INDIANAPOLIS (WISH) — Officer Travis Owens recalls the date in less than a second.
“July 27th, 2015,” Owens said emphatically.
On that date a surgeon amputated Owens’ leg. The 10-year Indianapolis Metropolitan Police officer shattered his ankle in 2001 after falling from a roof. Owens suffered the injury before he became an officer. Since then, he battled pain from that injury that started shooting up his leg.
When the pain became too much to bear, Owens went to see his doctor last summer, who informed him his leg would need to be amputated. He thought his career was over; however, Owens received help from IMPD’s Office of Professional Development and Police Wellness after the operation. It’s a program that United States Attorney General Loretta Lynch highlighted earlier this month.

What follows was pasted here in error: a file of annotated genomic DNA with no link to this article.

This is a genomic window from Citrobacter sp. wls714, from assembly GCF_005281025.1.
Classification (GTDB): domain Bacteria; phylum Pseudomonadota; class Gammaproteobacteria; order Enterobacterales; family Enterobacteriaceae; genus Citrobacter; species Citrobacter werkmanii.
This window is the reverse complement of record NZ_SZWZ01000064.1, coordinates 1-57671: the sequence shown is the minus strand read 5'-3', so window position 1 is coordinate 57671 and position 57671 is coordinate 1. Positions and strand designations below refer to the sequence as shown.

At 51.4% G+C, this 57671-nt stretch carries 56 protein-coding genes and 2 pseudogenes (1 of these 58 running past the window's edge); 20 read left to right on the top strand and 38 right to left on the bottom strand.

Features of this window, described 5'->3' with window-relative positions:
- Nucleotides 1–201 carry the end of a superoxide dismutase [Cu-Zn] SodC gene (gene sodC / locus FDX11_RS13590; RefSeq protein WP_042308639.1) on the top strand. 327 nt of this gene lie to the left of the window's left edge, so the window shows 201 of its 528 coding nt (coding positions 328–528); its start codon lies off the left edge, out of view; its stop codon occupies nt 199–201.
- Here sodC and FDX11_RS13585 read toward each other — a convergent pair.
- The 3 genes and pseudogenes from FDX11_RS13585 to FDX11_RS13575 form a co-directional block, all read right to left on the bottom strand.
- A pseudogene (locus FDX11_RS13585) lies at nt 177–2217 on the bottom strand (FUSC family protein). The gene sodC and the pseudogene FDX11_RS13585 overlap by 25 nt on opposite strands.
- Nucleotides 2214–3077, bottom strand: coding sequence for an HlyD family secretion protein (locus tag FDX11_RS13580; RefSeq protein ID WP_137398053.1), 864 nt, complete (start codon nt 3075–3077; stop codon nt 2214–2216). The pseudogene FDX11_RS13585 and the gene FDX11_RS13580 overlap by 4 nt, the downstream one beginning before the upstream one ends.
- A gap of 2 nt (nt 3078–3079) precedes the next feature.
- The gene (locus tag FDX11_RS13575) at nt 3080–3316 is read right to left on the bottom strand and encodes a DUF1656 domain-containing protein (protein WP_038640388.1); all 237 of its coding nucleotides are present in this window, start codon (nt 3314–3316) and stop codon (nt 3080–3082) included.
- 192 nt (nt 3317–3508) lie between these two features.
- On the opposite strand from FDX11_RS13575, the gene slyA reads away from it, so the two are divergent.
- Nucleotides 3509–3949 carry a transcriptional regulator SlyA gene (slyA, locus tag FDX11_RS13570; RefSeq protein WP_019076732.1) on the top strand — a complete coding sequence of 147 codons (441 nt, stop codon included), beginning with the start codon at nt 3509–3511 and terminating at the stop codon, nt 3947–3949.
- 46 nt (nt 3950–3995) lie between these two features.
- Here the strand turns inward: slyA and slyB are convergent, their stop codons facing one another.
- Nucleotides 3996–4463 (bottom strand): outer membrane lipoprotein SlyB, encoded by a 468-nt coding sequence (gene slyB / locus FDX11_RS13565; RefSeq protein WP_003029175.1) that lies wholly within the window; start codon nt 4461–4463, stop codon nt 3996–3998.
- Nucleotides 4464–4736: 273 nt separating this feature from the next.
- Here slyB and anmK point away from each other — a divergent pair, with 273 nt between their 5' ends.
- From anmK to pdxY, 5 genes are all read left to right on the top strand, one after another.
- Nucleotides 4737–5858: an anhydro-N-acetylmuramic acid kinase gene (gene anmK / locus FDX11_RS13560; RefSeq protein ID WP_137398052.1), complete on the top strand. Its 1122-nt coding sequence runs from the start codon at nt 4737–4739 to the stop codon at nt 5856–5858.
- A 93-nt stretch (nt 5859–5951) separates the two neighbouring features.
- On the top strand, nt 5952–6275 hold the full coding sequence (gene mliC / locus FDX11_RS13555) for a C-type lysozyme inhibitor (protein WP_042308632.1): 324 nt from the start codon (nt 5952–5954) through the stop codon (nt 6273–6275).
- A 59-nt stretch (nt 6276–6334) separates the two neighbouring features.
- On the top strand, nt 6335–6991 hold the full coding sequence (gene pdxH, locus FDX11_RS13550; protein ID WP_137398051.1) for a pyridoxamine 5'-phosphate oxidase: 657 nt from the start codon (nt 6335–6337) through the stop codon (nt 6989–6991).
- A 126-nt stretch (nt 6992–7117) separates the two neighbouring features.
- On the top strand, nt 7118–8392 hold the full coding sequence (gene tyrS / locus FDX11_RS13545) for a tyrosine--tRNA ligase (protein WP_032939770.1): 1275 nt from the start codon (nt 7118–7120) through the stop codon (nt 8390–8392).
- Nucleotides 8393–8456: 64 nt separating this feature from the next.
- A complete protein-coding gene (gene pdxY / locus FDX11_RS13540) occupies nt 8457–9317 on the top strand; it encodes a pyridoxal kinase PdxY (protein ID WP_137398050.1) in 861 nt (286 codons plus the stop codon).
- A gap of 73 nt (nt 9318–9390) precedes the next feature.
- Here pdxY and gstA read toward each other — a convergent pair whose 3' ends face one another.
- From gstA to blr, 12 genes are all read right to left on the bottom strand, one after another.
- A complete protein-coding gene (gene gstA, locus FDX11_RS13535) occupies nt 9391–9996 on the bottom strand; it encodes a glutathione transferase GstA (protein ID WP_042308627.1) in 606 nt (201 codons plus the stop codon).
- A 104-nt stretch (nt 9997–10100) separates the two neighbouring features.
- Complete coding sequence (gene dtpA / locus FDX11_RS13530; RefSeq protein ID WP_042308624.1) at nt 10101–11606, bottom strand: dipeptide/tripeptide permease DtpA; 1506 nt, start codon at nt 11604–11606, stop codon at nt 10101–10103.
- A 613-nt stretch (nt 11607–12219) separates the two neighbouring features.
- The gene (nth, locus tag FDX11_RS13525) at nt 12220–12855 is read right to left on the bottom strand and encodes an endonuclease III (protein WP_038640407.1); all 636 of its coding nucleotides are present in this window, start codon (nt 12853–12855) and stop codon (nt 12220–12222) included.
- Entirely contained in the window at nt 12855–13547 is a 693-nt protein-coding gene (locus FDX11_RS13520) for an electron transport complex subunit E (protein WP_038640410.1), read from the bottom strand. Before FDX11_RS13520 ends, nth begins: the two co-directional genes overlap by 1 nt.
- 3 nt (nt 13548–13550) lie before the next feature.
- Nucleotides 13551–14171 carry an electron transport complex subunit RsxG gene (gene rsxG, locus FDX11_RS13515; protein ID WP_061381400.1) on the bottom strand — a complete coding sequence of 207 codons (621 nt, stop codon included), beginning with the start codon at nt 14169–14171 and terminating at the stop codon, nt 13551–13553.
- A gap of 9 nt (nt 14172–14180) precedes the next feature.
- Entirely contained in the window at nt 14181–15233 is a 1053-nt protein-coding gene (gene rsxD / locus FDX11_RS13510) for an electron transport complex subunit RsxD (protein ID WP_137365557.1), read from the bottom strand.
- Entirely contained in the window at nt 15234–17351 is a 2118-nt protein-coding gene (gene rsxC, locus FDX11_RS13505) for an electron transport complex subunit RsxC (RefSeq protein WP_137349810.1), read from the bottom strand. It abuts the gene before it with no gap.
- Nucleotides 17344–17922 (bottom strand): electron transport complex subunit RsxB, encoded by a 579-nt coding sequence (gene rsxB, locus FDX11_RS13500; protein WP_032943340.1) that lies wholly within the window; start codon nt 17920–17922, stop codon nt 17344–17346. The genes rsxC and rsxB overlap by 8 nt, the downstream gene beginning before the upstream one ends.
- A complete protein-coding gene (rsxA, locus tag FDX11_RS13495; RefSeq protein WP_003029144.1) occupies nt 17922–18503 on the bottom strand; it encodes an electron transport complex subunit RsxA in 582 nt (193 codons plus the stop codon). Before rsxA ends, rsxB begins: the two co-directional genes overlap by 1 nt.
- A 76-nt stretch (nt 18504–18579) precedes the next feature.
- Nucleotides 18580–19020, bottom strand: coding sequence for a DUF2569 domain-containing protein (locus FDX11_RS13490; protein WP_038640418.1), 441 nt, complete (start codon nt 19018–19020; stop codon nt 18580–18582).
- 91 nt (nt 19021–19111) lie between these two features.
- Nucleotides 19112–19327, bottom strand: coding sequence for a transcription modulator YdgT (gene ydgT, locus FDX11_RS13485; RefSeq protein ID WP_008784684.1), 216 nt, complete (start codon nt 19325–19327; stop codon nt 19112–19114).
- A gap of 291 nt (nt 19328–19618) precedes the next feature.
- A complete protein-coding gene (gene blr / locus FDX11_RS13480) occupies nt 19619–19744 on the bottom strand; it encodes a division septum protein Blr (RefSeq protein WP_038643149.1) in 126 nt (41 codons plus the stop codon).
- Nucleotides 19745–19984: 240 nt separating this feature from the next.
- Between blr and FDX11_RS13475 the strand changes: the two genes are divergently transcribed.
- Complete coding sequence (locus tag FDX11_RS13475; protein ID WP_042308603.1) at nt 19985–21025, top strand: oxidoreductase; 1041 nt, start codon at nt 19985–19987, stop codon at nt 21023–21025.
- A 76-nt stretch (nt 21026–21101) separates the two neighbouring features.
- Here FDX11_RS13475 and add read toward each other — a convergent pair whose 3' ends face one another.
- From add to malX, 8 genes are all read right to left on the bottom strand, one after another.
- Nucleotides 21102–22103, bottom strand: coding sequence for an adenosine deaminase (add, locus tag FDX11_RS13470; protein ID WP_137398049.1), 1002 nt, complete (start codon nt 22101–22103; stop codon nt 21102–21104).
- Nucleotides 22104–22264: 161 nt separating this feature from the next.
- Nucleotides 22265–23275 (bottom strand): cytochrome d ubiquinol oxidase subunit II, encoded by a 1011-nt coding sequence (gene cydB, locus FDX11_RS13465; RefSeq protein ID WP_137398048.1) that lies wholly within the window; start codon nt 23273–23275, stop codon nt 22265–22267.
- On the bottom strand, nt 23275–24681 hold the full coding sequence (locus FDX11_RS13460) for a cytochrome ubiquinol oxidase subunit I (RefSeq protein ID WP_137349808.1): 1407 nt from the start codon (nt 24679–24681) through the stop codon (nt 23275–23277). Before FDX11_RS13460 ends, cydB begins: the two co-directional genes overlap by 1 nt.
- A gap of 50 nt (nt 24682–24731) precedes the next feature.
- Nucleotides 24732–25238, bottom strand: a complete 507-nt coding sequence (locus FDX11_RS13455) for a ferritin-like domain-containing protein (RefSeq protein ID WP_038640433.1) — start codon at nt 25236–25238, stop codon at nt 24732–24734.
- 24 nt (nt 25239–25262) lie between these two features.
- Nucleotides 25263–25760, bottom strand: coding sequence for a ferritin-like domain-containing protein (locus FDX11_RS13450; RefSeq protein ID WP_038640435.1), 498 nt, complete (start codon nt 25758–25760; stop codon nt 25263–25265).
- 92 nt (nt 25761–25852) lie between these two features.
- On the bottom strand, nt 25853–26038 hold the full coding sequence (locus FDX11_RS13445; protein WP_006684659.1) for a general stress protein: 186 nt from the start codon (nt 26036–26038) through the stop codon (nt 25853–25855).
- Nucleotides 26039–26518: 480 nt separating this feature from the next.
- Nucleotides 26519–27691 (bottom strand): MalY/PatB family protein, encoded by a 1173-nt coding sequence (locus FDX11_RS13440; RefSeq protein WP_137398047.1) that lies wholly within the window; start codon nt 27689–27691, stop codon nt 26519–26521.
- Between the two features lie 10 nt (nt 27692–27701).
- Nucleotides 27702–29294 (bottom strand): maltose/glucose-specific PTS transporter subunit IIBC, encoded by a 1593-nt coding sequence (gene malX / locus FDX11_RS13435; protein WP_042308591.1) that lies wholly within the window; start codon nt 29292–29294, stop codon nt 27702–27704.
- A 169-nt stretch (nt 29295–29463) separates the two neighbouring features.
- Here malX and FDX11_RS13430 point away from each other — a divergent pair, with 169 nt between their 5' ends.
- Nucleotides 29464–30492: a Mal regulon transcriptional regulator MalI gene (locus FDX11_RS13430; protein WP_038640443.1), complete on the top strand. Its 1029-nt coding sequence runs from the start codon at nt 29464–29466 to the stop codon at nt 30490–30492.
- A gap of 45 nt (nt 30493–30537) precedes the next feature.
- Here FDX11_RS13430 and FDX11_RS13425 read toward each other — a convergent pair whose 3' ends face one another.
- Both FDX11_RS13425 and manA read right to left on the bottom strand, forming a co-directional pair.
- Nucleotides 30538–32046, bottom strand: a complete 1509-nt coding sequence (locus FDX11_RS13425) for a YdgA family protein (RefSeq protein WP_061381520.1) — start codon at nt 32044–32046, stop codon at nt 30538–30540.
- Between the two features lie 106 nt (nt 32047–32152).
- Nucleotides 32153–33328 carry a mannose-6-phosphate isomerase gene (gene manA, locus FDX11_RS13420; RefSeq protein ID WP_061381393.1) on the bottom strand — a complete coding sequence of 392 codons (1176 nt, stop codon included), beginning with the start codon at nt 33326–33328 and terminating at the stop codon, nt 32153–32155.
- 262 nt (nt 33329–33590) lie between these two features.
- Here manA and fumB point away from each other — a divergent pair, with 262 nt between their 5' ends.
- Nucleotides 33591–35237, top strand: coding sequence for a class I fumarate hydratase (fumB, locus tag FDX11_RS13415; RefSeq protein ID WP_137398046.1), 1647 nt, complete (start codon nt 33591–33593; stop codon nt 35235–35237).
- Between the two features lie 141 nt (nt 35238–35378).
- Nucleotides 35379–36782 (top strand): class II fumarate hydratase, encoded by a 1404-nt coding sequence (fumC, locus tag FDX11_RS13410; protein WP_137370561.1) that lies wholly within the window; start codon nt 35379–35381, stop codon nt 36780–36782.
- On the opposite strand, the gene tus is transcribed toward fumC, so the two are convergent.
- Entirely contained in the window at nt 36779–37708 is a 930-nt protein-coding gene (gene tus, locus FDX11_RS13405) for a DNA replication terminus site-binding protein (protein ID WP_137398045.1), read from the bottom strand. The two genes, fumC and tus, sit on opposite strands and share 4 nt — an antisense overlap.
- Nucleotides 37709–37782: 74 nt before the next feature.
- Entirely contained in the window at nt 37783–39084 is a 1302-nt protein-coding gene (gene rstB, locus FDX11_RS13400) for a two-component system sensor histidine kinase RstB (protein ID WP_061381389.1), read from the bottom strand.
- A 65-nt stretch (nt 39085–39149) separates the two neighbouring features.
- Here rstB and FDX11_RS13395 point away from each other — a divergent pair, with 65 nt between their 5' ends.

“One of my top priorities as Attorney General is strengthening relationships between law enforcement officers and the communities we serve and protect,” said Attorney General Lynch. “During the second phase of my community policing tour, I will be highlighting some of the innovative efforts underway around the country to build trust, foster cooperation and enhance public safety.
Lynch credited the department for helping people like Officer Owens overcome physical obstacles. After the surgery, Owens went through various tests, training and physicals. Owens passed his test and returned back to IMPD in December of 2015.
“I want to be the person everyone looks up to,” said Owens.
Recently a fellow officer created a short video of Owens’ journey. IMPD pushed the video to its social media followers.
In the end, Owens wanted to dedicate his fight back to the department to his wife and children. He hopes his story gives others a sense of hope.